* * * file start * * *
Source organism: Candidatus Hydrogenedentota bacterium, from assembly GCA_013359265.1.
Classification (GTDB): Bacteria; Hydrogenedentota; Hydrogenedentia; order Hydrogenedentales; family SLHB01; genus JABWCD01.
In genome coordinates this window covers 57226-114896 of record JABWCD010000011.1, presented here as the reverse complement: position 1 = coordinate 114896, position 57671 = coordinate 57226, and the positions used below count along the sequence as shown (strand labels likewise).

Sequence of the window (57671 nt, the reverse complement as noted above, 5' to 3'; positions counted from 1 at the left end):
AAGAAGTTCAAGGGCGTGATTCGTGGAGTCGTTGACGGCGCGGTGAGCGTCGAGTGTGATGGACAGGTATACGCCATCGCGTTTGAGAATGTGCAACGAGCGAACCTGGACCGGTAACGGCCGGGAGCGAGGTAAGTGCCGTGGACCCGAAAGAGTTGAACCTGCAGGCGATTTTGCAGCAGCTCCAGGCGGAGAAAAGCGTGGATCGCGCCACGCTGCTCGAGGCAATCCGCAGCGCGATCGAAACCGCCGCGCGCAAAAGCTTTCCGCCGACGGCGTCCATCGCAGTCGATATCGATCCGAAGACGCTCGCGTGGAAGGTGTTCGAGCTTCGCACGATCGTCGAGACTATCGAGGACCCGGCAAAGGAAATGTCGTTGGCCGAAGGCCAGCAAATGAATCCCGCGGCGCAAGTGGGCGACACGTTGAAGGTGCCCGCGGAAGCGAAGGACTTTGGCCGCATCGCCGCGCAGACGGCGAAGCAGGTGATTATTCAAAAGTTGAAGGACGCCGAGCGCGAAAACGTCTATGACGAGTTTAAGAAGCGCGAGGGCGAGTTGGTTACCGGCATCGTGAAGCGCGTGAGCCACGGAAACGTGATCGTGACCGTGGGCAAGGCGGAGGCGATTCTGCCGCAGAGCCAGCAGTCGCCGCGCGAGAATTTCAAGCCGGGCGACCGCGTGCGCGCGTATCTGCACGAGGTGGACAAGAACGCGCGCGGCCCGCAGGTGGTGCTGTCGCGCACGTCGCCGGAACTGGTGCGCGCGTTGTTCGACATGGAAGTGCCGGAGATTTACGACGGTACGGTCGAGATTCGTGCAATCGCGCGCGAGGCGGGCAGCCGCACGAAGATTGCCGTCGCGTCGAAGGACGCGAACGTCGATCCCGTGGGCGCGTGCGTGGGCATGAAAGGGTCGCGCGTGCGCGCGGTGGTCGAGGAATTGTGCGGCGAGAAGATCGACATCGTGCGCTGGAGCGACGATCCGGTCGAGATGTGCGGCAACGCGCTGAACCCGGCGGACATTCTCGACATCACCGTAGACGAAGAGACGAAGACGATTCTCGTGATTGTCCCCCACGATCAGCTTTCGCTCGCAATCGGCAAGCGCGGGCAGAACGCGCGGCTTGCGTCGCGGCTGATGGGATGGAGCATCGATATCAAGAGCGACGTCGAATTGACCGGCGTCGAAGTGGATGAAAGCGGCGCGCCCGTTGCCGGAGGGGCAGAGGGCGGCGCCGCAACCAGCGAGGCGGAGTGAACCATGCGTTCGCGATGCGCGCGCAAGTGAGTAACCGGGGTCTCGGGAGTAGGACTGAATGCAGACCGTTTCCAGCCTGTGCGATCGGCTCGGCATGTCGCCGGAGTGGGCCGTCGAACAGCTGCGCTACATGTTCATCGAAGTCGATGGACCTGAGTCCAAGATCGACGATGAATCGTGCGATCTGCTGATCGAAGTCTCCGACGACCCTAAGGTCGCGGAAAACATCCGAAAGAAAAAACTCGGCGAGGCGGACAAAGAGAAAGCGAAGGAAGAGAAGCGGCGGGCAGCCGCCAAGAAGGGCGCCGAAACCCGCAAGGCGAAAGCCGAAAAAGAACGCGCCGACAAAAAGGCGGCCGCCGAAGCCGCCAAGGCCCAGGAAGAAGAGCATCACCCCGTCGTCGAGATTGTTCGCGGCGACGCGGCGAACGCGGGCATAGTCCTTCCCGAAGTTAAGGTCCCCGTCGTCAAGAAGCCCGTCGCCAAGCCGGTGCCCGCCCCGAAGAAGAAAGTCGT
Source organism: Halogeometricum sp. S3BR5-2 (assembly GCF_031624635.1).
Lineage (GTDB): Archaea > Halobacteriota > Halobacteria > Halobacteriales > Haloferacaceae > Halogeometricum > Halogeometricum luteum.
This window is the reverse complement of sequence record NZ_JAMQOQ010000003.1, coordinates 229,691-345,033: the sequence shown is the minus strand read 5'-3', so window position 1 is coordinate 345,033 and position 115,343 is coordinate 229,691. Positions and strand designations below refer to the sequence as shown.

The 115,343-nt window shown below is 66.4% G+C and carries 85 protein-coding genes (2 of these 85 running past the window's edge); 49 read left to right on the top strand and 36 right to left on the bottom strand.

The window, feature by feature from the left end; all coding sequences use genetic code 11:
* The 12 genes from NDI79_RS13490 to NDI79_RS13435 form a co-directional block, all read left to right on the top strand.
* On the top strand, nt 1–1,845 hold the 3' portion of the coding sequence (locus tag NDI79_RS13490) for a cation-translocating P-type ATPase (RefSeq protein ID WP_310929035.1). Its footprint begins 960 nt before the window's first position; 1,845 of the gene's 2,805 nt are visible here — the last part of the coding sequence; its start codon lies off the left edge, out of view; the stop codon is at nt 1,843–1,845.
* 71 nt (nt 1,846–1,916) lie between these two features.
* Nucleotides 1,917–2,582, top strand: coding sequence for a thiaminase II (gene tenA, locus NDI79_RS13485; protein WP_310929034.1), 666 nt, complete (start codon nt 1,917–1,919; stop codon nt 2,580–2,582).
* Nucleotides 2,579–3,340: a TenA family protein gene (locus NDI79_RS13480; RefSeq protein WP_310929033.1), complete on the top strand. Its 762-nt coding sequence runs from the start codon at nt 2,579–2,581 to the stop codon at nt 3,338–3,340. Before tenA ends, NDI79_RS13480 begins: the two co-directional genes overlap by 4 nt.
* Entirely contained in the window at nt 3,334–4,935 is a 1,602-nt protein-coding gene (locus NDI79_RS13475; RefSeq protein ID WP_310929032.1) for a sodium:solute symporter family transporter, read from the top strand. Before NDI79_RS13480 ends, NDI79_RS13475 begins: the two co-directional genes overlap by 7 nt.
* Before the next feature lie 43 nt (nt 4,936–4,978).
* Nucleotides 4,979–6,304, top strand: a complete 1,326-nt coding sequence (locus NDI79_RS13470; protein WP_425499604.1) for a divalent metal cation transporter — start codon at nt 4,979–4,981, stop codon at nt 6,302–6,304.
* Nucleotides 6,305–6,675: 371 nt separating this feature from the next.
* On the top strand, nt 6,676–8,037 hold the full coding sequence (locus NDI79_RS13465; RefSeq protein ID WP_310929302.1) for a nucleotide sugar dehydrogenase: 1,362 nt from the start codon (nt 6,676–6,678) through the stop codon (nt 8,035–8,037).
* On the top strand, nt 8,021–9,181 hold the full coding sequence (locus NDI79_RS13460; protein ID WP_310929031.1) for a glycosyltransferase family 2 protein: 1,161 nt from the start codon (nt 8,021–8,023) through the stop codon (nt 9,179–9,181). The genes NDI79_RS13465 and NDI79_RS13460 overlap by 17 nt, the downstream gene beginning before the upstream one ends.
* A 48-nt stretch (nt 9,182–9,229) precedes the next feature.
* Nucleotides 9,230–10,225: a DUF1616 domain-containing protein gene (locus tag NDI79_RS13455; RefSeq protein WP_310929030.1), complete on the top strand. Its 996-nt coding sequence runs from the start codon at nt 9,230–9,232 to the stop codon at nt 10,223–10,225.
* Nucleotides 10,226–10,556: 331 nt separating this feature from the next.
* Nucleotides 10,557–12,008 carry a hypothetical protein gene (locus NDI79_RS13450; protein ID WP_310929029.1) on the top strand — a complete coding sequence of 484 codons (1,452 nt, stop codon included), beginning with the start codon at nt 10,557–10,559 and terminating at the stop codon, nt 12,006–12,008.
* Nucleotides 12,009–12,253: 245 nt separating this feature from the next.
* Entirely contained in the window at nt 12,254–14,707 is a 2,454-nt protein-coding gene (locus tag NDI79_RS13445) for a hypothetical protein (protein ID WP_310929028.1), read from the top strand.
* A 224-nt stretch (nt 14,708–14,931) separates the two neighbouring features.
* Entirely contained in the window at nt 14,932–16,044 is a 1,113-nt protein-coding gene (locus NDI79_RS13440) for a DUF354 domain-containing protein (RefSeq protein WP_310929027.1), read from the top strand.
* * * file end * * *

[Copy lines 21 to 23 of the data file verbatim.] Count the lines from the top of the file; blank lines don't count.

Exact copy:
* On the top strand, nt 8,021–9,181 hold the full coding sequence (locus NDI79_RS13460; protein ID WP_310929031.1) for a glycosyltransferase family 2 protein: 1,161 nt from the start codon (nt 8,021–8,023) through the stop codon (nt 9,179–9,181). The genes NDI79_RS13465 and NDI79_RS13460 overlap by 17 nt, the downstream gene beginning before the upstream one ends.
* A 48-nt stretch (nt 9,182–9,229) precedes the next feature.
* Nucleotides 9,230–10,225: a DUF1616 domain-containing protein gene (locus tag NDI79_RS13455; RefSeq protein WP_310929030.1), complete on the top strand. Its 996-nt coding sequence runs from the start codon at nt 9,230–9,232 to the stop codon at nt 10,223–10,225.